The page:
Privacy SOS

Executive branch needs to sit down with this “you have no privacy rights” business

When Senator Ron Wyden speaks about surveillance programs, listen. That's the lesson from the latest NSA leak story, revealing a global cell phone location person tracking and relationship mapping dragnet.

After the first Snowden leaks in June 2013, Wyden began making noise about bulk location tracking. He couldn't say explicitly what he knew or he'd lose his clearance, but he could ask very specific and sometimes leading questions. Particular Wyden comments led many surveillance watchers, me included, to assume the government operates a cell phone location tracking dragnet.

Listen to the Wyden code.

From the Washington Post's Barton Gellman and Ashkan Soltani: "NSA tracking cellphone locations worldwide, Snowden documents show."

One senior collection manager, speaking on condition of anonymity but with permission from the NSA, said “we are getting vast volumes” of location data from around the world by tapping into the cables that connect mobile networks globally and that serve U.S. cellphones as well as foreign ones.

The NSA has no reason to suspect that the movements of the overwhelming majority of cellphone users would be relevant to national security. Rather, it collects locations in bulk because its most powerful analytic tools — known collectively as CO-TRAVELER — allow it to look for unknown associates of known intelligence targets by tracking people whose movements intersect.

Still, location data, especially when aggregated over time, is widely regarded among privacy advocates as uniquely sensitive. Sophisticated mathematical techniques enable NSA analysts to map cellphone owners’ relationships by correlating their patterns of movement over time with thousands or millions of other phone users who cross their paths. Cellphones broadcast their locations even when they are not being used to place a call or send a text.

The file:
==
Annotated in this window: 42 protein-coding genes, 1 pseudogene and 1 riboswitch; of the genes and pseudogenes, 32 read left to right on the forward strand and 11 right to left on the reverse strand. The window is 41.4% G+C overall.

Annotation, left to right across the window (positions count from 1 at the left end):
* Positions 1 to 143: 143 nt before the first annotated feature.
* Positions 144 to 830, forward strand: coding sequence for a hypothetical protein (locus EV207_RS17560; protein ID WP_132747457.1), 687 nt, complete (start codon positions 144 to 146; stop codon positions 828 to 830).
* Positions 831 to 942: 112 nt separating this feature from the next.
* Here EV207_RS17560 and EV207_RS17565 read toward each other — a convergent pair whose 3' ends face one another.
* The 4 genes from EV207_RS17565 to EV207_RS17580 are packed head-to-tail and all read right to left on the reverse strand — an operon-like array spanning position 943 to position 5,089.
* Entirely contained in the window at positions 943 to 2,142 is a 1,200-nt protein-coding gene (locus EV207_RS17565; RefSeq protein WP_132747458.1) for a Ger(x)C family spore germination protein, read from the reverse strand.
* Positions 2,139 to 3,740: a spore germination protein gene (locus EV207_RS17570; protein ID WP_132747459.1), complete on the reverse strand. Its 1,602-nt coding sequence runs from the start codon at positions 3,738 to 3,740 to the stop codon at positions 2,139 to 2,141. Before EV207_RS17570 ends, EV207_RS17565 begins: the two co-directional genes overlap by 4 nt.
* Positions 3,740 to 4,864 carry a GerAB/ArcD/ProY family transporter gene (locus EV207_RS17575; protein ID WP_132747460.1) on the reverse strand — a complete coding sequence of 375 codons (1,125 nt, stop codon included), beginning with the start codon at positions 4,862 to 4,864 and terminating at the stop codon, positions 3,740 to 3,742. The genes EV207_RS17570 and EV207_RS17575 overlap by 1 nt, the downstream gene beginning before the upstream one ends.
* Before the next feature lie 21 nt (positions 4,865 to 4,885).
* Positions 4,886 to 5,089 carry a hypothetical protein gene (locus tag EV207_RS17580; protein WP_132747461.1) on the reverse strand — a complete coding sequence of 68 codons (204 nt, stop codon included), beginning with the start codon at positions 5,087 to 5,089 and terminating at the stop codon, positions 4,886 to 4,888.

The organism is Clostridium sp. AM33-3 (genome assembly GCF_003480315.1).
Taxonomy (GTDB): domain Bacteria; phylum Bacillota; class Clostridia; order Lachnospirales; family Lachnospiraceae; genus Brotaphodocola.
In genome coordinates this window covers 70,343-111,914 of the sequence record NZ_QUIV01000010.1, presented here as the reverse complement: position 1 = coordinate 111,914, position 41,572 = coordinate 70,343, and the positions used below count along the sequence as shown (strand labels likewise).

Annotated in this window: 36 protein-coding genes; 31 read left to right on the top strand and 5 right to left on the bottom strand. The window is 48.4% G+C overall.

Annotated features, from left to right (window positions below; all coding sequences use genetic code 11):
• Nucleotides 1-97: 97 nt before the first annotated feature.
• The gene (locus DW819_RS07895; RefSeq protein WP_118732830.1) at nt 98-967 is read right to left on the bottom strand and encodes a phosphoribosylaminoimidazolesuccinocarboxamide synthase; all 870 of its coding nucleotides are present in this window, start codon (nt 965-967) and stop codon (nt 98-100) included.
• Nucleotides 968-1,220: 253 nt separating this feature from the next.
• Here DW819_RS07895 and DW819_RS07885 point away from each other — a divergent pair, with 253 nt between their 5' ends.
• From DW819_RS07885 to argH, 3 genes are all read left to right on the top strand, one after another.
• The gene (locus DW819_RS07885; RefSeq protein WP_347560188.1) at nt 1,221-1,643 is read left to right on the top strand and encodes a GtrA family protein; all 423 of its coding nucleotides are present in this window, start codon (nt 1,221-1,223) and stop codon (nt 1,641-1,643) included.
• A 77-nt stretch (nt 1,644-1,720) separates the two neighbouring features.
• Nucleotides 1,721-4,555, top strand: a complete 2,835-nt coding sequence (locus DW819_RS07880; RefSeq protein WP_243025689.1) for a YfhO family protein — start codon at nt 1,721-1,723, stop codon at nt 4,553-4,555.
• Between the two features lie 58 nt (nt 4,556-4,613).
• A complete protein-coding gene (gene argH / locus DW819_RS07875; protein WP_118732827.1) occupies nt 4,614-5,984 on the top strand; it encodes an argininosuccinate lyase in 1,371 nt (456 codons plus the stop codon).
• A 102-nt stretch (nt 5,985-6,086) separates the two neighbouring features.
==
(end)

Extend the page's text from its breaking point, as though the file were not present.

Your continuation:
The Department of Justice's stated position on Americans' cell phone location privacy is that we have none. Unfortunately, in July 2013 the Fifth Circuit Court of Appeals agreed.

And it's not just the NSA doing it. All levels of law enforcement obtain cell phone location data for surveillance and investigative purposes, often without warrants or judicial oversight. Challenges to warrantless location tracking are working themselves through the courts, resulting in a patchwork of laws nationwide. In June 2013 Montana became the first state in the nation to require a warrant for cell phone tracking; Maine soon after joined it. We need to do the same in every state — if you live in Massachusetts take action to pass the Electronic Privacy Act now.

At the federal level, there's currently a big push to modernize the Electronic Communications Privacy Act, to require a warrant for all content. As my colleague Chris Calabrese puts it, believe it or not, "the privacy of many of your electronic communications has a six-month expiration date." ECPA reform ensures that local police and prosecutors aren't going through much of your inbox and text history without a warrant.

The USA Freedom Act, meanwhile, will ban bulk phone spying nationwide when we get it passed and signed into law.

Both of these pieces of reform are critical to get the ball rolling for a deeper undoing of the surveillance apparatus. If we want to see anything resembling a free future, these measures must pass. We need to send a strong message to both courts and the executive that warrantless bulk spying and tracking is unacceptable and won't be tolerated in our society. We want freedom, and that ain't it.

It's a good thing that we have people like Senator Wyden to drop us hints about what's going on in the shadowy surveillance state, but now, thanks in large part to Edward Snowden, we know more than enough to act. The time is now.

© 2021 ACLU of Massachusetts.